• If the result is positive it will be either a bright cherry-red or a bright pink within a couple of minutes, this shows the presence of Group A Streptococci, (also known by Streptococcus pyogenes), any Group D Enterococci (known as Enterococcis facecilis as well as Enterococcus faecilum), Coagulase negative Stapylococcus species like S.hemolyticus, S. schleiferi., S. lugdunensis, Citrobacter, Enterobacter, Klebsiella, Serratia, and Yersinia, as well as any Aerococcus, Lactococcus, Gamella, and most Corynebacterium (Arcanobacterium) hemolyticum.
  • If the result is negative it will have either no color change at all or go blue due to the presence of a positive indole reaction. This could show the Group B Streptococci (called Streptococcus agalactiae), Streptococcus mitis, as well as S. equinus, S. milleri, and S. bovis.
  • If there is just a pale pink color this is often just considered a weak or negative reaction.

PYR Test Quality Control

  • Positive Control: Streptococcus pyogenes (ATCC19615) and Enterococcus faecalis (ATCC29212)
  • Negative Control; Streptococcus agalactiae (ATCC10386)

The Limitations Of A PYR Test

  • A PYR test can be used for the presumptive separation of group A stretococci as well as group D enetrcocci, from any other streptococci. Any extra testing that needs a pure culture will be recommended to get a complete identification.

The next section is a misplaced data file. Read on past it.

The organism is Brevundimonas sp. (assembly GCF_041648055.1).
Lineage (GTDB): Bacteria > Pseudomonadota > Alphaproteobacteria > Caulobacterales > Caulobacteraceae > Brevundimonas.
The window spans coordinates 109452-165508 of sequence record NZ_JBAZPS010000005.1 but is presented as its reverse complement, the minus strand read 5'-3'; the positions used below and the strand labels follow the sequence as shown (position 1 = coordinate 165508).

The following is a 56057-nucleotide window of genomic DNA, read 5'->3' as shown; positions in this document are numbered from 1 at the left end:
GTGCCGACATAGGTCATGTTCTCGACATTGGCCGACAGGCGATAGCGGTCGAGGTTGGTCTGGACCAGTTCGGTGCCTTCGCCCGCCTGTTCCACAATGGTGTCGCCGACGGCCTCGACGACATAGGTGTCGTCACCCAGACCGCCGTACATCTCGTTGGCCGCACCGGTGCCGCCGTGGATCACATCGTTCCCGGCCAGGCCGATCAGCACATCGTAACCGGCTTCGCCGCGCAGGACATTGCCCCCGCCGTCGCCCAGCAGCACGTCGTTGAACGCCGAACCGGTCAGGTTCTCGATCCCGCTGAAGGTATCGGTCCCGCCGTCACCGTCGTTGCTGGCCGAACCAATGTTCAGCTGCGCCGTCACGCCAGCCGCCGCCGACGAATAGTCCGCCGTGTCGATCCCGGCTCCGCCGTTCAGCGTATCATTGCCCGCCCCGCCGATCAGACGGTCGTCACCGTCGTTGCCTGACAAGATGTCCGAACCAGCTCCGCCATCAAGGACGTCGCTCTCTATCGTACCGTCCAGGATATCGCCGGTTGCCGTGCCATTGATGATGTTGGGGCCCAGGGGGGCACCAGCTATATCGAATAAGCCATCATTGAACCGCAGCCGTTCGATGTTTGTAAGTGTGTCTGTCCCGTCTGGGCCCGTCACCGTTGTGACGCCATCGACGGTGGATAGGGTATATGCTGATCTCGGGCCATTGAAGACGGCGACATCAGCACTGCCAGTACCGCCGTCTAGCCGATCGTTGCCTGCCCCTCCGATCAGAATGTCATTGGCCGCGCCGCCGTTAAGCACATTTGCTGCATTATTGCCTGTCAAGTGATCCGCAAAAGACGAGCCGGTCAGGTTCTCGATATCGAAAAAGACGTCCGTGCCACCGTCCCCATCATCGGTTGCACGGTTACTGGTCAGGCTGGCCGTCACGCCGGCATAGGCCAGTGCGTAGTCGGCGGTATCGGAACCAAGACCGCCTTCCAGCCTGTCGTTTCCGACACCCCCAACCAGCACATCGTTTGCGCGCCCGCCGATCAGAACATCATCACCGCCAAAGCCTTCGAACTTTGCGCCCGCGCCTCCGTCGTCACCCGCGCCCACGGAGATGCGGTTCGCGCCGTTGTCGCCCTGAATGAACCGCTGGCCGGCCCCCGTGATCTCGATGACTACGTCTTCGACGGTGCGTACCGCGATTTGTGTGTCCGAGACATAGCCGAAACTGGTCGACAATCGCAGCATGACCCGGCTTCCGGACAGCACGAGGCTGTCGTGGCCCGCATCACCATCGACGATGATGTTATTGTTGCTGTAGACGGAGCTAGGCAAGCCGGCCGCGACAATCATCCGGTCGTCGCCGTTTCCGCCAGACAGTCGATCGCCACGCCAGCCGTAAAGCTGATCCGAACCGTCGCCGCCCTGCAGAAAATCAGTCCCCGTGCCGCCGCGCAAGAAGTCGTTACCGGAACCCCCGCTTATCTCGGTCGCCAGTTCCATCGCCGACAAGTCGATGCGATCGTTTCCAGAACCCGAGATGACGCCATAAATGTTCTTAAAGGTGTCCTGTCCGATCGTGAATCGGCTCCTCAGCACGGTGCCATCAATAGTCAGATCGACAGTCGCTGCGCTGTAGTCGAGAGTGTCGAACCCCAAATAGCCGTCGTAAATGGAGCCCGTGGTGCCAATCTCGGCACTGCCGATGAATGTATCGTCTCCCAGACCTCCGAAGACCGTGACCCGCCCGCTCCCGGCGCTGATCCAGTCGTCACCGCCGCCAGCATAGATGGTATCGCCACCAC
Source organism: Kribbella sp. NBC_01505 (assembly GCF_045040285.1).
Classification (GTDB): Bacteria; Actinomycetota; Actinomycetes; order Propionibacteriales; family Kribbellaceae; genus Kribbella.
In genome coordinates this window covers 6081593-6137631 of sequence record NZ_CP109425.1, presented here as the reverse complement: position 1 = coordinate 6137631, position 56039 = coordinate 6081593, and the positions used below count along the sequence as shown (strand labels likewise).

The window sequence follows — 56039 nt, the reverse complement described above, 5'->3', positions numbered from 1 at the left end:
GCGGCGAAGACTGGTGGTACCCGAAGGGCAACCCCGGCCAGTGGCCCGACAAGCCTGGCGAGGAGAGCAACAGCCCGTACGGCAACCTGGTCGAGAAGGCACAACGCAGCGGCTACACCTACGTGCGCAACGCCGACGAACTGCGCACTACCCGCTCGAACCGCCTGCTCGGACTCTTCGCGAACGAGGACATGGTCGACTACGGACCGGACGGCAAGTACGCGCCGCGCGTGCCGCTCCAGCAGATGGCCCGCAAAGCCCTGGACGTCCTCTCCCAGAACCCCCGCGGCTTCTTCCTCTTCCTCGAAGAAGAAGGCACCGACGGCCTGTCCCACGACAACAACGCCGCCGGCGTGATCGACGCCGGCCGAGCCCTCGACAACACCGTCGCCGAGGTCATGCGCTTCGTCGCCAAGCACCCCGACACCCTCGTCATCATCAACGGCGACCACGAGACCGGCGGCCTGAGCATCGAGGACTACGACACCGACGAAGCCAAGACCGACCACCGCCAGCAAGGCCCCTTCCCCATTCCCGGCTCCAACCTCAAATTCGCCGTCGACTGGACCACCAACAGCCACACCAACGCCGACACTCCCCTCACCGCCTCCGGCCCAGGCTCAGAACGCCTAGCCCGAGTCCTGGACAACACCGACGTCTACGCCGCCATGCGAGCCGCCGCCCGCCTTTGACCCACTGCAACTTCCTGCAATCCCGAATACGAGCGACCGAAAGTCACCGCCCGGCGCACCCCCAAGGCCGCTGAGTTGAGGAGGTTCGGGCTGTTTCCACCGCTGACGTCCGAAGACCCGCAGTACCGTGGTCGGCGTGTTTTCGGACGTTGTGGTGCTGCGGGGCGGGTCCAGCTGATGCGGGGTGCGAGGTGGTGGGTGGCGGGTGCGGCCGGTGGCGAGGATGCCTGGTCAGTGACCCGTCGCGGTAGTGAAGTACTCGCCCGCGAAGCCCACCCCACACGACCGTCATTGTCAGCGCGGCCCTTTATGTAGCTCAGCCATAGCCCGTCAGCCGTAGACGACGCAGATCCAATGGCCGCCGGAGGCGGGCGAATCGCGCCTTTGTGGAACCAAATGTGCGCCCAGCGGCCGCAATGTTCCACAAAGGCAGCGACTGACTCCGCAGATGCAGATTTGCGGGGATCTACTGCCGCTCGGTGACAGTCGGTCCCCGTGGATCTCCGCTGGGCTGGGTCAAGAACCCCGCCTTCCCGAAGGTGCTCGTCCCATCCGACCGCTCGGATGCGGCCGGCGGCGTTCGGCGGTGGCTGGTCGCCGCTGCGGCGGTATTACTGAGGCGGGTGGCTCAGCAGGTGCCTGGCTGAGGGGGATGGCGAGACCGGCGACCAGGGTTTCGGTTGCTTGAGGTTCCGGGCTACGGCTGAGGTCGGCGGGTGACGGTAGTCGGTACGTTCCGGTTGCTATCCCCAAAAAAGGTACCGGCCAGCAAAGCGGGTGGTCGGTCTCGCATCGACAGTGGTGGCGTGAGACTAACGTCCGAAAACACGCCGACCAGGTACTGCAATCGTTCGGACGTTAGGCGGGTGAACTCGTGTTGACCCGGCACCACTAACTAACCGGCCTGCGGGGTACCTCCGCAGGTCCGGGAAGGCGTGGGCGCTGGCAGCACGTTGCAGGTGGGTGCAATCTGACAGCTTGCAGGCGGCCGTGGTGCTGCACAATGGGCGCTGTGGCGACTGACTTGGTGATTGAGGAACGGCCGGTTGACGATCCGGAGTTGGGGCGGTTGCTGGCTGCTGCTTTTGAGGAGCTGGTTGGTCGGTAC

• If the disk or the filter paper is too moist you can easily get a false-negative result.
  • Any false-negative results can be made if selective media or any tube biochemical agars were used for providing inocula
  • Escherichia coli as well as indole-positive Proteus can be obtained from media that contains high tryptophan content and this may lead to a blue/green color development meaning a negative result.
  • There are also some less often encountered isolates of aerococci and lactococci that could potentially be PYRase positive.
  • Any non-specific color reactions could occur if you leave reading the results for more than 20 seconds.

Frequently Asked Questions

What Are PYR Test Used For?

PYR test are utilized to test for the presence of pyrolidonyl arylamidase within the Streptococcus pyogenes (also known as group A strep), as well as in Enterococcus spp., some Enterbacteriaceae, and some coagulase-negative staphylococci.

This is sometimes called PYR, and it is used in detecting pyrrolidonyl peptidase.

What Is The Principle Of A PYR Test?

PYR tests are seen as a quick method of identifying bacteria which uses the method of detecting the presence of the pyrrolidonyl arylamidase enzyme.

What Is A PYR Test Used For?

PYR Tests are used to identify the presence of streptococci, as well as get rapid differentiation between enterococci which are from the group D ß-hemolytic streptococci.

This test also differentiates the presence of Staphylococci as well as being used to detect E.coli as well as separating it from any indole positive bacteria.

What Are The Two Methods Of Doing A PYR Test?

There are two different methods of doing a PYR Test which are the broth and the disk method. The broth method as the name suggests uses a PYR broth which is inoculated with different culture which are the incubated with a reagent added to show the results.

The disk method uses a testing disk which uses deionized water and also tests the colonies of culture after incubation.

How Do You Interpret The Results Of A PYR Test?

Both methods use a reagent to display the results with a positive result resulting in either a bright pink or cherry red color and if the result is a very weak pink or blue, or no color change the result is negative, or the test has been done wrong.

Jennifer Dawkins